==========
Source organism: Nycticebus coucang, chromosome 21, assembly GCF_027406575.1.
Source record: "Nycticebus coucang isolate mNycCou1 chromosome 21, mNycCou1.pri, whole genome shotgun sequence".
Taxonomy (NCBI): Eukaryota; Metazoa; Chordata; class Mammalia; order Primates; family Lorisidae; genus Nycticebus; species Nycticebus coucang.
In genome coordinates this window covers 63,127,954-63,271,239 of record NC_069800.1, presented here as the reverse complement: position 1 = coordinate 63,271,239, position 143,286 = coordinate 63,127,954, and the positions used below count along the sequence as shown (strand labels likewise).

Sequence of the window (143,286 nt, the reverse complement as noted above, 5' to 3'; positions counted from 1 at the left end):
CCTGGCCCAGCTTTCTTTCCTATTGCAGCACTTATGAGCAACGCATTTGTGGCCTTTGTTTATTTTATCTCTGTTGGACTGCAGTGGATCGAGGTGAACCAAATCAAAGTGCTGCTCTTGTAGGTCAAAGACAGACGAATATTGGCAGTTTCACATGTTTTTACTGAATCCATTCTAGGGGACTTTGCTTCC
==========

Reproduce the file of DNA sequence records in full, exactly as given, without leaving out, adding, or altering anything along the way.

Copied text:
Source organism: Nycticebus coucang, chromosome 21, assembly GCF_027406575.1.
Source record: "Nycticebus coucang isolate mNycCou1 chromosome 21, mNycCou1.pri, whole genome shotgun sequence".
Taxonomy (NCBI): Eukaryota; Metazoa; Chordata; class Mammalia; order Primates; family Lorisidae; genus Nycticebus; species Nycticebus coucang.
In genome coordinates this window covers 63,127,954-63,271,239 of record NC_069800.1, presented here as the reverse complement: position 1 = coordinate 63,271,239, position 143,286 = coordinate 63,127,954, and the positions used below count along the sequence as shown (strand labels likewise).

Sequence of the window (143,286 nt, the reverse complement as noted above, 5' to 3'; positions counted from 1 at the left end):
CCTGGCCCAGCTTTCTTTCCTATTGCAGCACTTATGAGCAACGCATTTGTGGCCTTTGTTTATTTTATCTCTGTTGGACTGCAGTGGATCGAGGTGAACCAAATCAAAGTGCTGCTCTTGTAGGTCAAAGACAGACGAATATTGGCAGTTTCACATGTTTTTACTGAATCCATTCTAGGGGACTTTGCTTCC